* All my life, I have used the word “pompoms.” Very recently, I saw the word spelled “pompons.” Have you ever, in all your days heard someone say the word ‘pompons’? No, I think not. Maybe the French say it that way…
That year, Roland Herbanker won first place for his project entitled, “Macular Degeneration in Albino Mice.” Obviously, Roland had had some public schooling in his educational history.
The following year, I was inspired by an article I’d read regarding a new field of science and life after death: Cryogenics (which I believe is from the Latin, ” freezing for later on”) Cryogenics was in its infancy and people were signing up to have their bodies frozen in hopes of being resuscitated at a later date. The big rumor was that Walt Disney had been cryogenically preserved and once a cure for cancer had been found, they’d thaw him out, cure him and the world would once again enjoy his animated films featuring forest animals with tight, cute little derrieres (this, apparently was one of Walt’s curious fetishes.)
As I read more of the article, I was convinced it was a sure thing to win that year’s science fair.
I was unsuccessful in trying to coerce my 6 year old brother to volunteer as the second person to be cryogenically preserved. (No, he didn’t buy the “you’ll be famous, wealthy–and have an unlimited supply of snowballs.” ) He took my proposal quite badly and ran to my mother, crying that I wanted to kill him by freezing him to death. I was sent to my room until I was able to explain that the experiment was “all in the name of science” and had nothing to do with the fact that my brother recently found my secret stash of Halloween candy and had eaten everything but the Good ‘N Plenty.
The thought of playing God was titillating. Megan could destroy and create life at will. As far as I knew, up until this point in time, only Jesus had done this–so I was on the short list. I reminded myself–only use your powers for good, Megan. All in the name of science. I searched the house for suitable subjects. My eyes fixed upon the glowing light coming from the living room. I carefully retrieved three unsuspecting guppies from the family fish tank; placing them in a mostly clean soup bowl filled halfway with tapwater. I read on–the subjects needed to be frozen at a rapid rate to minimize tissue damage. Okay…the freezer would do nicely. I placed the bowl on the bottom rack of the freezer–right alongside the two foot high pyramid of grape ice pops (the grape ones tasted like cough medicine) and the chewy remains of a half gallon of Neapolitan ice cream. Every few minutes I would check the freezer and found the guppies swimming slower and slower as the water turned to slush. I was kind of feeling sick to my stomach a bit, but I knew the guppies would eventually be revived, so my guilt aside, I left the bowl in the freezer overnight.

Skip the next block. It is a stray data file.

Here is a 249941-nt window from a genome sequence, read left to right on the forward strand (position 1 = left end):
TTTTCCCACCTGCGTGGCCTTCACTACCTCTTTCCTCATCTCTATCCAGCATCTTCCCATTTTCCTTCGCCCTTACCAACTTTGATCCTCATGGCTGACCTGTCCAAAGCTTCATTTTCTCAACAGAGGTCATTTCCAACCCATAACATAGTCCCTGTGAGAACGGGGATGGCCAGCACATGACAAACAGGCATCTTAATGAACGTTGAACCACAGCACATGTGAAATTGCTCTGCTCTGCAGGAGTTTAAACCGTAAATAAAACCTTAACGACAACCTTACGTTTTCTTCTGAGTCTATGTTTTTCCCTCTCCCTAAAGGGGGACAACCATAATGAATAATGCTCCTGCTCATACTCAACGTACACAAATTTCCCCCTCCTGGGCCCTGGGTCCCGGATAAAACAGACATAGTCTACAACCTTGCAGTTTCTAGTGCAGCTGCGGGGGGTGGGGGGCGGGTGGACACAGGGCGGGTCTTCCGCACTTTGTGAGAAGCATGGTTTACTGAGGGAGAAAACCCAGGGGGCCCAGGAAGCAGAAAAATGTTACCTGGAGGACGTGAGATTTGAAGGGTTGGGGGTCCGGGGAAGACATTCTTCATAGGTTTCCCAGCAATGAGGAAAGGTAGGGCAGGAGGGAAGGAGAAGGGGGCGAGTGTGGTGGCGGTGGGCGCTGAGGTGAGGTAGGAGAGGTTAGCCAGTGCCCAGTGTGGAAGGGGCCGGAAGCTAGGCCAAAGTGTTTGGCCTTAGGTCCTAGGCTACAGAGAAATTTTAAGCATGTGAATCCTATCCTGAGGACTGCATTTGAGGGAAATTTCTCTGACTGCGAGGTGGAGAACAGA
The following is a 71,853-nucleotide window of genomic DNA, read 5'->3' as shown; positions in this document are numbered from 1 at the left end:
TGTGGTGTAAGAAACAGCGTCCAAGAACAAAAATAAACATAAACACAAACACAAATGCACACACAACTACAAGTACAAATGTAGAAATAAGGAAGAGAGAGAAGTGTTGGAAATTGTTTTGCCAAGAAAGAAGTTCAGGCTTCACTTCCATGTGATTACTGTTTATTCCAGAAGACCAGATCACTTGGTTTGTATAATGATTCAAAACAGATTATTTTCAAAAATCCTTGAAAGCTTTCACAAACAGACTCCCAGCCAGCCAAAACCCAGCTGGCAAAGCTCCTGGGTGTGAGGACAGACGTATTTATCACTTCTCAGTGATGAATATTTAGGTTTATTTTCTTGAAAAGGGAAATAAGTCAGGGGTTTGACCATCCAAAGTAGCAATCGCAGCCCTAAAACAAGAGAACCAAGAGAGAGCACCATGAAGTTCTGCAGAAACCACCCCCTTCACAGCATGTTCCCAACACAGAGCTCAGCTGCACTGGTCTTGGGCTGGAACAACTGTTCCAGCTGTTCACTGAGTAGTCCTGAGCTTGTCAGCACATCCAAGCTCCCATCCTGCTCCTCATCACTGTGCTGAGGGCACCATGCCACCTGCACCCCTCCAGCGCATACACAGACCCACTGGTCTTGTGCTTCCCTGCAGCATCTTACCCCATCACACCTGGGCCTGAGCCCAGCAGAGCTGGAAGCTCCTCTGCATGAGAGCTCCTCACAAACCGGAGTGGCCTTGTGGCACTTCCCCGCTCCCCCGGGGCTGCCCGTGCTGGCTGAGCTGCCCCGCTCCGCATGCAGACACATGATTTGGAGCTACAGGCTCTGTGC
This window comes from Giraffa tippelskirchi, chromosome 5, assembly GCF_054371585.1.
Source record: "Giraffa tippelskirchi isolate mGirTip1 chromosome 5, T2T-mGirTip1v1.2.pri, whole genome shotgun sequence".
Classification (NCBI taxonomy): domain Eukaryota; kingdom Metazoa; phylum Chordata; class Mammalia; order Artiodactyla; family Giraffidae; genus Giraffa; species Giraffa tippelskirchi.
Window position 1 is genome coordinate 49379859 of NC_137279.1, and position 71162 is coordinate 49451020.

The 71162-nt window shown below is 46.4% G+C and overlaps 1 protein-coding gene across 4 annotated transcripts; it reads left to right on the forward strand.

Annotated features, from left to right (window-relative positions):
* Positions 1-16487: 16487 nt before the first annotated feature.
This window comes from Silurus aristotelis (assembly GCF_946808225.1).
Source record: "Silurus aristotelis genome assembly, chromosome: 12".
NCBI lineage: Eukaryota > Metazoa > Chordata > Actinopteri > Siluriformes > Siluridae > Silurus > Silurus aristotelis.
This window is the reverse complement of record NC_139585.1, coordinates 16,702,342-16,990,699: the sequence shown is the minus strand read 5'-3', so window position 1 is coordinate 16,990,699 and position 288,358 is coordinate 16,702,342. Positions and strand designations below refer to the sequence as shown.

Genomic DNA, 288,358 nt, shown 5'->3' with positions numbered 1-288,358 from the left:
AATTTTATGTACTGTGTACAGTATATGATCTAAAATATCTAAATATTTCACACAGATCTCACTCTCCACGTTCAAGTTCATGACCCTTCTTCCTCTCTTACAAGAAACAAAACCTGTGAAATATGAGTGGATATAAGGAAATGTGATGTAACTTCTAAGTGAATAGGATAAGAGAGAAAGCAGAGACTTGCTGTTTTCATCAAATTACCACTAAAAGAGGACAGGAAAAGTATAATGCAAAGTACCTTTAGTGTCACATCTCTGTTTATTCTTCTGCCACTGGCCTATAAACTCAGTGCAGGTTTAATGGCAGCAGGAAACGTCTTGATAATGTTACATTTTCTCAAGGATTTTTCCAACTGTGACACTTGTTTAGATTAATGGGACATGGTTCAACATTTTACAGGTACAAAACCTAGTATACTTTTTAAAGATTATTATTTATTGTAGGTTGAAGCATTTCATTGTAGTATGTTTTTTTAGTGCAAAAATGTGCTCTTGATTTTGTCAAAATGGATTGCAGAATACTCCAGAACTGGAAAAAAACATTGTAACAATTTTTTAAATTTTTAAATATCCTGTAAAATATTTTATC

The next morning, I had frozen guppies. My brother screamed when he saw them and of course, told my mother. “Mommy, Megan killed our fish–she frozed them to death. I hate her, I wish she was frozed.” Again, I was sent to my room. Again, an explanation–The guppies were not actually dead–they were in a state of suspended animation. When I thawed them, they would be right as rain and quickly returned to their home in the living room aquarium. I wondered if Jesus had to waste so much time explaining things to the unenlightened–my mother acted like she was an idiot. “You honestly think, Megan, that when you thaw out the fish, they”ll be alive?” “M-o-o-m, they’re alive right now. They’re just in a state of-” “Yes, Megan, I know, suspended animation. I get it.” Okay, reading on…the frozen subjects next had to be revived, “thawed out” if you will, at an equally fast rate. I placed the bowl on the radiator in the kitchen. It being mid-May and the radiator not operating at full capacity–I moved the not-so-living, living specimens to the oven.
The guppies baked at 375 degrees for an hour.
My mother kindly suggested that I not “check in” on my experiment by opening the oven door every two minutes. I explained that I thought it might be good for me to stir the water up a bit every once in a while–to baste them. “Keep the frigging oven door closed–we’re not trying to heat the universe.” Dear Jesus, I know you’d understand.
When the timer dinged sixty minutes, I opened the oven door. To my surprise and dismay, my guppies were not only NOT alive, they were stuck to the bottom of the bowl–I squinted at the three dried out, baked little bodies. If only I had basted them once or twice–damn my mother. Big sloppy wet tears fell on my oak tag as I worked. I titled my project, detailed the steps to the experiment and then tenderly scotch taped the three guppies, looking like the Gorton’s Fisherman rejects of the day to the display. That night, I said a special prayer, asking God to forgive me for killing my guppies. The next morning I woke to the sound of Lucky, the dog, happily chewing through the Scotch tape and crunching away on my guppies–like doggie-sized Mrs. Paul’s fish sticks. My science fair display was titled: Cryogenics–a Long Way from Reality.
Louise Mahoney won first prize that year. She made a barometer.